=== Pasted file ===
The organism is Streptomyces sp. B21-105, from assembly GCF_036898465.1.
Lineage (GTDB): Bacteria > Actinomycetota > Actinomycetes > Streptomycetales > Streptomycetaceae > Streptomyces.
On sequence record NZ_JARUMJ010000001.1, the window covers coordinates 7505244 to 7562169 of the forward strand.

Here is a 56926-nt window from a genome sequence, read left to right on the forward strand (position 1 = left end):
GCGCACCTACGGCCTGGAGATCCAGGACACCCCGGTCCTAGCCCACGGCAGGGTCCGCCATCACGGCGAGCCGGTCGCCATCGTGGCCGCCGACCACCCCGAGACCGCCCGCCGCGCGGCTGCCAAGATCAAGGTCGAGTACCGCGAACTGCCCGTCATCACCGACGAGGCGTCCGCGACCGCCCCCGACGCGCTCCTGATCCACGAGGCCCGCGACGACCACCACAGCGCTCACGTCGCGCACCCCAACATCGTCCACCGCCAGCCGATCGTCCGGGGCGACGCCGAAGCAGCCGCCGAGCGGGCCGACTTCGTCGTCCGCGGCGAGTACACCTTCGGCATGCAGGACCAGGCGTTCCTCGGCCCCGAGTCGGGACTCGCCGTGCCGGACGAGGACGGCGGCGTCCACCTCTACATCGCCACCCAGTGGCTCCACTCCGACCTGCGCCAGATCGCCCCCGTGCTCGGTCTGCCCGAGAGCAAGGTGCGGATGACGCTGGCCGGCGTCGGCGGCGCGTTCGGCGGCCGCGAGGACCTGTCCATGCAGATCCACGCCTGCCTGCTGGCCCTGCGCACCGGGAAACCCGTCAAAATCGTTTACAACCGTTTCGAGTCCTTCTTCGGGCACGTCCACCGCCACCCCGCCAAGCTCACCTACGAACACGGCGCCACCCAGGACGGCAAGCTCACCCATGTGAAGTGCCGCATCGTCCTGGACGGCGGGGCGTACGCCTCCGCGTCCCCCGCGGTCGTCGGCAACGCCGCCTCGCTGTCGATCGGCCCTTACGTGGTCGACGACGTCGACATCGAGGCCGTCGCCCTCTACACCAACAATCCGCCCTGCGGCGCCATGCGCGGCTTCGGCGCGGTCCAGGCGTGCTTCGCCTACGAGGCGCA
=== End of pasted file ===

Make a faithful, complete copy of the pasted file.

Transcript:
The organism is Streptomyces sp. B21-105, from assembly GCF_036898465.1.
Lineage (GTDB): Bacteria > Actinomycetota > Actinomycetes > Streptomycetales > Streptomycetaceae > Streptomyces.
On sequence record NZ_JARUMJ010000001.1, the window covers coordinates 7505244 to 7562169 of the forward strand.

Here is a 56926-nt window from a genome sequence, read left to right on the forward strand (position 1 = left end):
GCGCACCTACGGCCTGGAGATCCAGGACACCCCGGTCCTAGCCCACGGCAGGGTCCGCCATCACGGCGAGCCGGTCGCCATCGTGGCCGCCGACCACCCCGAGACCGCCCGCCGCGCGGCTGCCAAGATCAAGGTCGAGTACCGCGAACTGCCCGTCATCACCGACGAGGCGTCCGCGACCGCCCCCGACGCGCTCCTGATCCACGAGGCCCGCGACGACCACCACAGCGCTCACGTCGCGCACCCCAACATCGTCCACCGCCAGCCGATCGTCCGGGGCGACGCCGAAGCAGCCGCCGAGCGGGCCGACTTCGTCGTCCGCGGCGAGTACACCTTCGGCATGCAGGACCAGGCGTTCCTCGGCCCCGAGTCGGGACTCGCCGTGCCGGACGAGGACGGCGGCGTCCACCTCTACATCGCCACCCAGTGGCTCCACTCCGACCTGCGCCAGATCGCCCCCGTGCTCGGTCTGCCCGAGAGCAAGGTGCGGATGACGCTGGCCGGCGTCGGCGGCGCGTTCGGCGGCCGCGAGGACCTGTCCATGCAGATCCACGCCTGCCTGCTGGCCCTGCGCACCGGGAAACCCGTCAAAATCGTTTACAACCGTTTCGAGTCCTTCTTCGGGCACGTCCACCGCCACCCCGCCAAGCTCACCTACGAACACGGCGCCACCCAGGACGGCAAGCTCACCCATGTGAAGTGCCGCATCGTCCTGGACGGCGGGGCGTACGCCTCCGCGTCCCCCGCGGTCGTCGGCAACGCCGCCTCGCTGTCGATCGGCCCTTACGTGGTCGACGACGTCGACATCGAGGCCGTCGCCCTCTACACCAACAATCCGCCCTGCGGCGCCATGCGCGGCTTCGGCGCGGTCCAGGCGTGCTTCGCCTACGAGGCGCA